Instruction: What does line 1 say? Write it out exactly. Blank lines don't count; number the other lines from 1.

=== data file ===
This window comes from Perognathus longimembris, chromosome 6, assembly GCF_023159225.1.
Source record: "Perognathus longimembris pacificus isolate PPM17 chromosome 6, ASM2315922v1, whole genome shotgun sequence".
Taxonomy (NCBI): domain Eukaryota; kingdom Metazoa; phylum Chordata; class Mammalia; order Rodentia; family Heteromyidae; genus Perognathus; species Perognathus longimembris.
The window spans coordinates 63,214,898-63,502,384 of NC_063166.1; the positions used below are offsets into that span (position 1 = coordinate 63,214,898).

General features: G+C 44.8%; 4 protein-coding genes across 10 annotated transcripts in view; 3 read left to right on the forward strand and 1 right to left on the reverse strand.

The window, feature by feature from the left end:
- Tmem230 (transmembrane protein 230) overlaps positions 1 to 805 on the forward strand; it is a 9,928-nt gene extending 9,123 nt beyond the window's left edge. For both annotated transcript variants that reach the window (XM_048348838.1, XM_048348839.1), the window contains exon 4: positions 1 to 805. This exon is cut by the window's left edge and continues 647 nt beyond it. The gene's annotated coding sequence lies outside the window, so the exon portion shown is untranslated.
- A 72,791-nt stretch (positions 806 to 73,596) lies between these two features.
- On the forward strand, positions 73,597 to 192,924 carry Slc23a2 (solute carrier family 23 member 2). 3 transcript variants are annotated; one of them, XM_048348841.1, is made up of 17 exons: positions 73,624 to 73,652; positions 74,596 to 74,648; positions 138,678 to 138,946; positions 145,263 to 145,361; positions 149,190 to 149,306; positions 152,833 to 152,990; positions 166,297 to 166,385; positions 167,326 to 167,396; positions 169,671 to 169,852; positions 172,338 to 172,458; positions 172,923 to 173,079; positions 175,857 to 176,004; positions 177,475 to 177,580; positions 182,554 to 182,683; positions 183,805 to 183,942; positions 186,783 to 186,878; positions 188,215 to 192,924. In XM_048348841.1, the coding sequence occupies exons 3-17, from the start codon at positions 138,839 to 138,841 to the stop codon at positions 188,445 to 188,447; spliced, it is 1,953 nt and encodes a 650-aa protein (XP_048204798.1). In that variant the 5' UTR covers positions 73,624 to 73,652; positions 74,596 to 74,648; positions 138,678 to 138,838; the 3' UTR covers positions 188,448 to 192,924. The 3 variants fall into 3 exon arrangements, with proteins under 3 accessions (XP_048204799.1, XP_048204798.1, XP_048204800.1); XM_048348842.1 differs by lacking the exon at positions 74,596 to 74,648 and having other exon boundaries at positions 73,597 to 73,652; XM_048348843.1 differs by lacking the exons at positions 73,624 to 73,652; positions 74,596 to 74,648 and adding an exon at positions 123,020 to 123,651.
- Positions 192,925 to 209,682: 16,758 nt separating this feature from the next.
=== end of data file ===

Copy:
This window comes from Perognathus longimembris, chromosome 6, assembly GCF_023159225.1.